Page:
Organic Chemistry/Introduction to reactions/Gibbs free energy
Gibbs free energy is represented by the following equation:
- ΔG = ΔH -TΔS
- ΔG is the change in Gibbs free energy.
- ΔH is the change in potential energy, sometimes known as the enthalpy of a system.
- T is the temperature in Kelvin.
- ΔS is a statistical correlation, known as the entropy of a system.
The basic principle is that total entropy increases. This increase can be because of an increase in the entropy of the chemicals, ΔS, or because the reaction has produced heat, increasing the entropy of the environment.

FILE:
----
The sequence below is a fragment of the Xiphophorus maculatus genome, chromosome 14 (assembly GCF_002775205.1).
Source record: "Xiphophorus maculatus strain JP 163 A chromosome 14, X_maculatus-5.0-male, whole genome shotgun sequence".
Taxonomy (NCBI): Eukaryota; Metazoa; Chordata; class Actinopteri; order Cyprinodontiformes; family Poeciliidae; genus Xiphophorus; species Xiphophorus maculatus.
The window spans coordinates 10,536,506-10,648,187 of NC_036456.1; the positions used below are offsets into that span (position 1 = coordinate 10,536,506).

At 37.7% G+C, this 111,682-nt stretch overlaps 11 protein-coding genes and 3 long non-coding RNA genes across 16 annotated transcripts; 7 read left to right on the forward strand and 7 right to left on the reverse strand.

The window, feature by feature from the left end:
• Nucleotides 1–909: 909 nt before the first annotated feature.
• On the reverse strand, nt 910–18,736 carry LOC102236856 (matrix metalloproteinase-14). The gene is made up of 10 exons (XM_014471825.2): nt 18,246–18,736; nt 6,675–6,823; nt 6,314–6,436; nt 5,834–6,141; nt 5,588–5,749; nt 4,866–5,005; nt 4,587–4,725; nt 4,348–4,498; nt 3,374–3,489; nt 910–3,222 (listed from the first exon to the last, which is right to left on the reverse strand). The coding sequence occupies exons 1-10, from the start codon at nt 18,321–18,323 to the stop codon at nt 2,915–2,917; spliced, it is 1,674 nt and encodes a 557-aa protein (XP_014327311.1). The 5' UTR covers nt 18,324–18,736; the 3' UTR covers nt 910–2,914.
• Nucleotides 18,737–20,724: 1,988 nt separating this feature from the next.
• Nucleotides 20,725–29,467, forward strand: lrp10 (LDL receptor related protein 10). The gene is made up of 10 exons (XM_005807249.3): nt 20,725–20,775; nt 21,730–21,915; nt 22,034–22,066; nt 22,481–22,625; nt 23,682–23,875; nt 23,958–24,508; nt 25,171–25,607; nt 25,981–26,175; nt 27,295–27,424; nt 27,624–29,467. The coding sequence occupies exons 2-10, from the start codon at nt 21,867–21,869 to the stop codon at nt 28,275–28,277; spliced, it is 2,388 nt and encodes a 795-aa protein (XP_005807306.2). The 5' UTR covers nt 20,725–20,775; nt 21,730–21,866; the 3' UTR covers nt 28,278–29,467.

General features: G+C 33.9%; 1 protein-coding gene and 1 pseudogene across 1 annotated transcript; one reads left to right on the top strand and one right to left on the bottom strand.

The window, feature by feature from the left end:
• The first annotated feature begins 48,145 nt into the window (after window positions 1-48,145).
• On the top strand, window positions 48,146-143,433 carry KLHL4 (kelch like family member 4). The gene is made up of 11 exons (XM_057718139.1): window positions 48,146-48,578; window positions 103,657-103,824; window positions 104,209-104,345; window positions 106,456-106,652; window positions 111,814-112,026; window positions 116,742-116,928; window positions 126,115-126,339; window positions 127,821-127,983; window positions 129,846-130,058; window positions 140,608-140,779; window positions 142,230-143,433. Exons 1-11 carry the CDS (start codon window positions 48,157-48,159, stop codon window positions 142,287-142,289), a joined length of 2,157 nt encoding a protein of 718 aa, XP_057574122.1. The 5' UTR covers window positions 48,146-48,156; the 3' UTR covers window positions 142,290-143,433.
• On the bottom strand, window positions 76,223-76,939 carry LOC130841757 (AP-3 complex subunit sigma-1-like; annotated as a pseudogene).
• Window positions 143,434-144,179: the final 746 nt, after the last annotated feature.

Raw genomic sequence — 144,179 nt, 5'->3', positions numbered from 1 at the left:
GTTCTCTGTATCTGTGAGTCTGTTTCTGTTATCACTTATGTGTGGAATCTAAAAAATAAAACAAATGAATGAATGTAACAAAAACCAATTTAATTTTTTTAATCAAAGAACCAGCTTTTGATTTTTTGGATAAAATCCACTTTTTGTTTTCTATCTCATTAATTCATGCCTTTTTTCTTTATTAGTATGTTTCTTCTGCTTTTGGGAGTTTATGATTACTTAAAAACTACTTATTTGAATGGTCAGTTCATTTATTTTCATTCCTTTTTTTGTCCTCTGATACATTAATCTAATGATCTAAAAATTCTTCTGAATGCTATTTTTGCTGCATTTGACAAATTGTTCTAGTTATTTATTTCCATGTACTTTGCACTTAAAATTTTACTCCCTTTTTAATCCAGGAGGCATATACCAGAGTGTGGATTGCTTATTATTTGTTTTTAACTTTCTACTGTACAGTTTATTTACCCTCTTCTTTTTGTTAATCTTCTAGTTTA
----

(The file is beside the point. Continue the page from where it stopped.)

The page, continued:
The Gibbs free energy lets us calculate the total increase in entropy, including the effects on the environment, without needing to know anything about the environment.
At low temperatures, ΔG is approximately ΔH, and nature favours the reaction with lowest energy products, which release the most heat. This may reduce the entropy of the system, but the increase in the entropy of the environment more than compensates.
At high temperatures, ΔG is approximately -TΔS, and nature favours the reaction with high energy products, which may actually absorb heat. This may reduce the entropy of the environment, but the increase in the entropy of the system more than compensates.
Either way, the Gibbs free energy always decreases.